A 220 gram bar of Rancé Jasmin Creme Grasse soap will cost you more than $11. A 4.5 ounce bar of Dial soap can be had for less than 70 cents. Adjusting for the different sizes (4.5 ounces is around 128 grams), the Rancé soap is more than nine times as expensive as the Dial soap. So the Dial soap is a much better value, right? Well, no, not necessarily. You can go through a bar of Dial soap in a week or 10 days, but a box of six of the Rancé soap can last a year or more (I'm told; I don't use it). Rancé soap is milled, meaning that it's hard and will not turn to mush in water; Dial soap is not milled and will turn to mush in water. Because of this, the cost-per-use comparison is much closer than the raw prices would suggest. Of course, there is more to value than just cost per use. You also have to consider the quality of scent, the quality of experience, the quality of cleaning, and so on.
Now compare a shirt made by Alexander Kabbaz and a Roundtree & Yorke shirt from Dillard's. Kabbaz raised his prices (again) this summer so that shirts in 100s 2x2 fabric (the cheapest that Kabbaz carries) cost $850 a piece. A basic Roundtree & Yorke shirt is $30, meaning that a Kabbaz shirt is more than 28 times as expensive. So the Kabbaz shirt is a rip-off, right? Well, consider this: Kabbaz shirts, if they are properly laundered and ironed, can easily last for more than 200 washings. That's not just hype: Kabbaz actually keeps track, both of his own shirts and the shirts that he launders for his clients. The Roundtree & Yorke shirt is made from one-ply yarns and will probably start looking worse for wear by the twentieth or thirtieth laundering and will give up the ghost by the fortieth one. So the Kabbaz shirt is still more expensive on a cost-per-wearing basis, but the comparison is a lot more even than the raw prices would suggest. And we haven't even talked about the sensual properties of the fabrics used in the two competing shirts or the quality of fit.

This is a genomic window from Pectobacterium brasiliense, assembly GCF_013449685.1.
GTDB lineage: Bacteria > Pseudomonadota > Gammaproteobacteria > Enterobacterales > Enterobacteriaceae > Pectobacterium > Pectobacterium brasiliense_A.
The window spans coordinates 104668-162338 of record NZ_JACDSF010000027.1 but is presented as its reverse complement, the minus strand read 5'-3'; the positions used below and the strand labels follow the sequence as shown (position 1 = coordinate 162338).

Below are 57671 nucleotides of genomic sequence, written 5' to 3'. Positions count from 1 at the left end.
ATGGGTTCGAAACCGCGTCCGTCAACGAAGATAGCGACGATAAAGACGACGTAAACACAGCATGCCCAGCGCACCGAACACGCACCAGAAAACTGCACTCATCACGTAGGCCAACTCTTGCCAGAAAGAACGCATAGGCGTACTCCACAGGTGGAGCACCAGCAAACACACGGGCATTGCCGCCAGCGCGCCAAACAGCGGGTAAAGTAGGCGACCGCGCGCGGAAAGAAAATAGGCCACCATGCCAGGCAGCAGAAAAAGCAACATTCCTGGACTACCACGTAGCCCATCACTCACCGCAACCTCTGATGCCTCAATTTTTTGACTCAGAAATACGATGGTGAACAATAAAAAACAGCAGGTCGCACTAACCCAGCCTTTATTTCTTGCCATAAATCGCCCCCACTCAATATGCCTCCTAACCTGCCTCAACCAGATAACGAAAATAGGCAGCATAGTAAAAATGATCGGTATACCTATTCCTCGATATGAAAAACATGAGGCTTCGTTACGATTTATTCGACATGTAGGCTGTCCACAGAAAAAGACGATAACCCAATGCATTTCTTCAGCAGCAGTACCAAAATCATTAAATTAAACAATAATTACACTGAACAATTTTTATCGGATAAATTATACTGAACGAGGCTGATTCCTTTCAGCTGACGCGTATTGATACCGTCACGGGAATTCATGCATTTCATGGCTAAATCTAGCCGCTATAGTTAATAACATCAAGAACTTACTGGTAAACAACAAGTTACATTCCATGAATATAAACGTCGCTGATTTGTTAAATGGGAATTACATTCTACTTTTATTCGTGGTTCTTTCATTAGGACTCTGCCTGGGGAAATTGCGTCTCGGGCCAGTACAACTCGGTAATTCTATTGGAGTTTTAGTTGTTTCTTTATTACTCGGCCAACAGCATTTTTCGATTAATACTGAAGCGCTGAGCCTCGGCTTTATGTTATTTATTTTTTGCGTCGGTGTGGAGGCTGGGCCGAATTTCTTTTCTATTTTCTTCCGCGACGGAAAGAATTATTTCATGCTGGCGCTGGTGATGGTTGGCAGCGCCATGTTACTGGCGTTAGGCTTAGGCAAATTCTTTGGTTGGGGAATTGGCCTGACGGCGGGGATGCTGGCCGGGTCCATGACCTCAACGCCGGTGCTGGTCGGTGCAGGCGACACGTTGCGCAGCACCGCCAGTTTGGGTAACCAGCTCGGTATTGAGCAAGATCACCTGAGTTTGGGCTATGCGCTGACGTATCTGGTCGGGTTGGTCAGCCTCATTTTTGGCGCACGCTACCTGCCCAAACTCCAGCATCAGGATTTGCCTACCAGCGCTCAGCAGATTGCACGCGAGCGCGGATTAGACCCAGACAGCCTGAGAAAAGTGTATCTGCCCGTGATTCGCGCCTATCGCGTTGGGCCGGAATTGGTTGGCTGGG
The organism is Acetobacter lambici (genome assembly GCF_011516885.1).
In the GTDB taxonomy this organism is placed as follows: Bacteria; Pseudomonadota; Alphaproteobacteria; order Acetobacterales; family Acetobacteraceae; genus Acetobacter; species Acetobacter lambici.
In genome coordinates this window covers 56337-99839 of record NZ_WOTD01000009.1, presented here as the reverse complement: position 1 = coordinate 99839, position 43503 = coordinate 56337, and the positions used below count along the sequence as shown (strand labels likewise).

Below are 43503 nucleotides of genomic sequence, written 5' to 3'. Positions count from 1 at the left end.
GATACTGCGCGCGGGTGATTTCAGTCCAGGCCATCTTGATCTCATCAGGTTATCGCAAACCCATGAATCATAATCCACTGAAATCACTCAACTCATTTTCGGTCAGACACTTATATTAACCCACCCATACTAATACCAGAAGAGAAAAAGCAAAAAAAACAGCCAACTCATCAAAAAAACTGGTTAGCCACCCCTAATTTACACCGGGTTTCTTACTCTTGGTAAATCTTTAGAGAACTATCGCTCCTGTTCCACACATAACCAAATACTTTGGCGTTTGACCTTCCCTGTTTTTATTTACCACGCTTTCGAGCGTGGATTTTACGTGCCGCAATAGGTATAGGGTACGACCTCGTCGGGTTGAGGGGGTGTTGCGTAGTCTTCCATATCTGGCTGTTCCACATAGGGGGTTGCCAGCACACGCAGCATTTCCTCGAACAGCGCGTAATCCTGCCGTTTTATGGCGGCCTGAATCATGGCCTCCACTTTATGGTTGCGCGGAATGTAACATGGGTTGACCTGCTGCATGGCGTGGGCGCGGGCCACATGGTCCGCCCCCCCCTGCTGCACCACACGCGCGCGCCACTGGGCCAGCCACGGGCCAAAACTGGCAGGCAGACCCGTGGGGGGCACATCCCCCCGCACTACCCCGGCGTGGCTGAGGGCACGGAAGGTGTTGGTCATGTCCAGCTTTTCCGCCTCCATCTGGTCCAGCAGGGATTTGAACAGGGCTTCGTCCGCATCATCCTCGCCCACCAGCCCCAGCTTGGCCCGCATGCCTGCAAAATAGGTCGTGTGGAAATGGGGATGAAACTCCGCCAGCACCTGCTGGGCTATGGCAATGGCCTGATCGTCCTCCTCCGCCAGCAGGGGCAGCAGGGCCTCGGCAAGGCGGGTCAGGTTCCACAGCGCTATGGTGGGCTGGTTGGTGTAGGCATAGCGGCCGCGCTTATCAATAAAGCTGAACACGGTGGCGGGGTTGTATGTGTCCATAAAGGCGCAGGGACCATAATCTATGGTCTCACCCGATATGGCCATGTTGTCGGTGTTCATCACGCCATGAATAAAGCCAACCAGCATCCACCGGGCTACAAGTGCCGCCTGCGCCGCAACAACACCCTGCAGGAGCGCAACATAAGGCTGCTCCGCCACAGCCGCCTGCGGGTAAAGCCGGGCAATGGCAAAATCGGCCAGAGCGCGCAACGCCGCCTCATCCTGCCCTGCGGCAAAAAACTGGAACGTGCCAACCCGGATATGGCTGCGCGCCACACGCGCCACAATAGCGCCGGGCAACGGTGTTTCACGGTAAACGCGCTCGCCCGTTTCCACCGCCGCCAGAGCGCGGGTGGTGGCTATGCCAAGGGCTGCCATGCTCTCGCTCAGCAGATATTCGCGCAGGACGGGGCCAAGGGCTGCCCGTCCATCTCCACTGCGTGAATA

So what is the point of these two brief comparisons? Simply this: that you can't just look at prices when evaluating the relative two value of two competing possibilities for a purchase. You must consider soft factors like quality, and very hard factors like cost-per-use. In many cases, the disparity between the more expensive option and the less expensive option will disappear when you do. (And please note that in selecting my examples, I chose extremes.)